Friday, February 12, 2010

Comic Book Review: Green Lantern #50

Book Information
Written by Geoff Johns
Art by Doug Mahnke

One of the most powerful forces in the universe, and the unrelenting magical powers of a Black Lantern ring have been made manifest into the Spectre whose mission is to seek out Hal Jordan and induct him into the Black Lantern Corps.  Jordan, along with his team of corps representatives, fights off the Spectre with little success.  As a last resort, Jordan calls upon a creature that has tormented him since the destruction of Coast City, the only thing that has a chance at bringing the Spectre down…Parallax

My Thoughts
Rubble in the streets and crumbling buildings covered in an amazing colorful light show shooting down from the plethora of lantern rings is what makes this book what it is.  The story itself, sure, it’s good.  But Doug Mahnke is the one in control of every page. 

The book adopts a common theme of a teacher and a student, (“Always two there are, no more, no less.  A master and an apprentice”…name that movie!) but the approach is slightly different.  The current, mainstream Lanterns, such as Jordan, Atrocitus, Saint Walker, etc etc are represented more as guides and/or inspirations for the new inductees such as Wonder Woman, Mera, Flash, etc.  The only exception would be Lex Luthor who seems to be taking up the mantle of avarice even more selfishly than Larfleeze.  It’s intriguing because, with exception to the Orange Lanterns, each respective member of the Lantern Corps’ seem to work well together, even the Red Lanterns.  If you will recall, the recent split up of the Justice Society shows a team unable to work together, where as members of different corps show great team work and fights the good fight despite their differences.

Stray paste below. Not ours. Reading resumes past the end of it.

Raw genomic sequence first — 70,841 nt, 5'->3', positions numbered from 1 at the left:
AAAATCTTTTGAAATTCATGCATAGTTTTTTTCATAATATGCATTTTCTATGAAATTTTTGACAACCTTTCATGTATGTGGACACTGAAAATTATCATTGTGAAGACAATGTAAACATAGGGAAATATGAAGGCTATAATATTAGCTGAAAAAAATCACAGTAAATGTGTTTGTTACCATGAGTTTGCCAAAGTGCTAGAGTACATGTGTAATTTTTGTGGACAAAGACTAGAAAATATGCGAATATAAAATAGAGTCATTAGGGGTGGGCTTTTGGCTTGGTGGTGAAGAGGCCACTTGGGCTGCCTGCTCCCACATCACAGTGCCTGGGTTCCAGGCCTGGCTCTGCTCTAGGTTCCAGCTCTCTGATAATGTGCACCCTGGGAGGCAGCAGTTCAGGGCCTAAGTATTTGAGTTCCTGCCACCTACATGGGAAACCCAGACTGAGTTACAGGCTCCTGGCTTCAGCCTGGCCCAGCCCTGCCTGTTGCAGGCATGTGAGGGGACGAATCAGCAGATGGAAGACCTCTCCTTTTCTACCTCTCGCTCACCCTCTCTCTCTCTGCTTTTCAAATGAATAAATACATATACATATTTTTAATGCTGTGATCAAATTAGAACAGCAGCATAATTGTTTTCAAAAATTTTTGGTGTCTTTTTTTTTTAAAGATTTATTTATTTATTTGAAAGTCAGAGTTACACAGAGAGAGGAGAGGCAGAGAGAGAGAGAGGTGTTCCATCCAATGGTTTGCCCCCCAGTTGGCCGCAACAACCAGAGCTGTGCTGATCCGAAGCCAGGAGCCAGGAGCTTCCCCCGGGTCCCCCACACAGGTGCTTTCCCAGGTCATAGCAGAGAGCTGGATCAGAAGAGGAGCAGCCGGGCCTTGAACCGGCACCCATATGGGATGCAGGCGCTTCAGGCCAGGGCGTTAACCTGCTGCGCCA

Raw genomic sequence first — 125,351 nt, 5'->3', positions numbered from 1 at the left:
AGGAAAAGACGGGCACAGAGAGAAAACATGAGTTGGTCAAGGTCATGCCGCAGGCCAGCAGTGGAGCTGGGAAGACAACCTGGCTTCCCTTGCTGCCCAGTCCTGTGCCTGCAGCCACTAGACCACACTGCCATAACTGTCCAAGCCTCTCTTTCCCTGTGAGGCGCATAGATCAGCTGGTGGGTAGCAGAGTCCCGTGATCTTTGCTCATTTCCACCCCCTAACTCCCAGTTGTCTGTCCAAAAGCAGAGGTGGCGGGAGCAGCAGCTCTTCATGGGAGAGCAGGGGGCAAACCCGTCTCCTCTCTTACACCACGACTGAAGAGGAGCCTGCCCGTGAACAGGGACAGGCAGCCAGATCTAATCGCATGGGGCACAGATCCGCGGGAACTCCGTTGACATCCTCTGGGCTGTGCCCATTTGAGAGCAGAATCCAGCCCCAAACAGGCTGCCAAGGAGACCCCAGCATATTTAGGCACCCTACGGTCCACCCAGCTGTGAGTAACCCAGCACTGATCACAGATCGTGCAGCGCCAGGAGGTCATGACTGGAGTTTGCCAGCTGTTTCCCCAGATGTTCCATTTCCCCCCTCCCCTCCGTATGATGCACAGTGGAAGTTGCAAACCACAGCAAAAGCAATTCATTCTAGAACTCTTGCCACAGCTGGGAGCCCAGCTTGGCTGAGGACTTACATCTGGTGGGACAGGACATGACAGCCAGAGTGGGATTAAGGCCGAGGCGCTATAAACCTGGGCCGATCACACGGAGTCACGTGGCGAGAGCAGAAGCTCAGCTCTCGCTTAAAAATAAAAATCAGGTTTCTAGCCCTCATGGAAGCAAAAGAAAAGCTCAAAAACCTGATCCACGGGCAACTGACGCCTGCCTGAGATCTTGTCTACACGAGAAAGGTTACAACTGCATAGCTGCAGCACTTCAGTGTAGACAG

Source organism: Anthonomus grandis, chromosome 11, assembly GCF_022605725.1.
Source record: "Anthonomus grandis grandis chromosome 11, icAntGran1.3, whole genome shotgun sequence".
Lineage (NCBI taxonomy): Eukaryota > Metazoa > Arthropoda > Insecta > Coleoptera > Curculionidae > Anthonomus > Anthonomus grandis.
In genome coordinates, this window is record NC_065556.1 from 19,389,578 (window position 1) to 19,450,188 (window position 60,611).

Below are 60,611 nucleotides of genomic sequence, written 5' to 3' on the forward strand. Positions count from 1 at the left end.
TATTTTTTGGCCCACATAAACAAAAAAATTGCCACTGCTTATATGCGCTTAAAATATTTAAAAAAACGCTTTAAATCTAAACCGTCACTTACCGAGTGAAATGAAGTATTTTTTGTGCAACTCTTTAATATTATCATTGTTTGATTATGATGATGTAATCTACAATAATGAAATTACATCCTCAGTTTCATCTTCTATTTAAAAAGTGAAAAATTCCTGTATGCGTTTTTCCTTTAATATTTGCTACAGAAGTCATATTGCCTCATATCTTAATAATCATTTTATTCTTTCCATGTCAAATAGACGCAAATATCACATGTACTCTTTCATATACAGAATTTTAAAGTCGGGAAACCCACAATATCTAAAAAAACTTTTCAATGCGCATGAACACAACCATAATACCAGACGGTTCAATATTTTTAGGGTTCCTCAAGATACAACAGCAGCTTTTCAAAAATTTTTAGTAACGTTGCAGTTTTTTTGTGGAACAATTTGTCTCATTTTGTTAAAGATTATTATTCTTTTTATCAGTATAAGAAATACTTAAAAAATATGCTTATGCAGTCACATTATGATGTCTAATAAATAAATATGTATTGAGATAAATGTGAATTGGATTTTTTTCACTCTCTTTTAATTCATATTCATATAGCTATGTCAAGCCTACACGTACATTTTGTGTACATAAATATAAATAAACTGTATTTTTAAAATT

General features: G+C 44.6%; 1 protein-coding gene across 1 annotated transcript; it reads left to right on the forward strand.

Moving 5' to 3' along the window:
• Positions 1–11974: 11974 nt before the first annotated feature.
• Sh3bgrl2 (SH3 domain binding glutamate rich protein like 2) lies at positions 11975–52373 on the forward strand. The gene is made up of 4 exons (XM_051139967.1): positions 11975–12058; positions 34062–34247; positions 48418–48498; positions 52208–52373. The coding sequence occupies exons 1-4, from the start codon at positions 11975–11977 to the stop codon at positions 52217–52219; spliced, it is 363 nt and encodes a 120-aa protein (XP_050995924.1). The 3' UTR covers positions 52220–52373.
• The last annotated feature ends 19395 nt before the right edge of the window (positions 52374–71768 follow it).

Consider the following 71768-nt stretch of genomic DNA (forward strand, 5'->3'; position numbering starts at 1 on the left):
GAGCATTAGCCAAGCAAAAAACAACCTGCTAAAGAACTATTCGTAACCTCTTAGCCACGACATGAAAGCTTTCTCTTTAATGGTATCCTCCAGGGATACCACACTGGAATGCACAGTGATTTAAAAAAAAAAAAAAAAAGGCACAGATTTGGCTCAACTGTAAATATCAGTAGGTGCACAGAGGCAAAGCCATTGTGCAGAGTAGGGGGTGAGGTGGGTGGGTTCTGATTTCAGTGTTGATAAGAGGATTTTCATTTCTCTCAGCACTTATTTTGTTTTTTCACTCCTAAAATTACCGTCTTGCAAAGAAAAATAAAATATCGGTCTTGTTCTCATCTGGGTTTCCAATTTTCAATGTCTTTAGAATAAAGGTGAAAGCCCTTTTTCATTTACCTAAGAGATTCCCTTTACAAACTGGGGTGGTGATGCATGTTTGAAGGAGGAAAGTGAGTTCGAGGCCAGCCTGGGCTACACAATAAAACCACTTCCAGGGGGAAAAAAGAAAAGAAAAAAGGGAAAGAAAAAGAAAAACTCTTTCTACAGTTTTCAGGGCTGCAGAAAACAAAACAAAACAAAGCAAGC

Back to the art, I never actually believed that Geoff Johns could be out done by anyone working on the same book with him.  Doug Mahnke, who has always been a comic book super star artist, completely takes control of the forwardness of the story and gives it new depth.  In this particular issue, his greatest strength is displayed through expressive faces and great attention to detail.  The face on Lex Luthor, tugging at his ring as he smiles devilishly was terrifying and gorgeous at the same time.  The only criticism of Mahnke I think I’ve ever had was how smooth his characters faces are while the landmarks and buildings are all very realistic looking.  The contrast between the two has always been a slight distraction for me.  But with this issue, Mahnke steps up his game and shows why he’s one of comic’s best artists.

I was not at all surprised or alarmed by the bringing back of Parallax.  Parallax is to Hal Jordan as Doomsday is to Superman.  DC decides that, due to the fan popularity of the super villain, they should bring him back in a catastrophic event because…well…it’ll sell.  Plus, when, instead of destroying the savage beast they decide to trap him in an easily accessible power battery, it’s pretty clear that one day, they will bring him back.  As far as I am concerned, Parallax can go back into the power batteries and never return.

If you buy this issue purely on the art, you’re doing yourself a favor.  If you want it purely for the story, yeah, you’ll still get a good one, but nothing it just wont measure up to Mahnke’s artwork.

Rating: 7 out of 10 stars

Next Issue Coming February 17, 2010
The most epic battle in BLACKEST NIGHT yet comes to a shocking conclusion as Hal Jordan makes the ultimate move to take on the Black Lantern Spectre. But what price comes with the unleashing of Parallax? And what does this mean for the future of the emotional spectrum's avatars?

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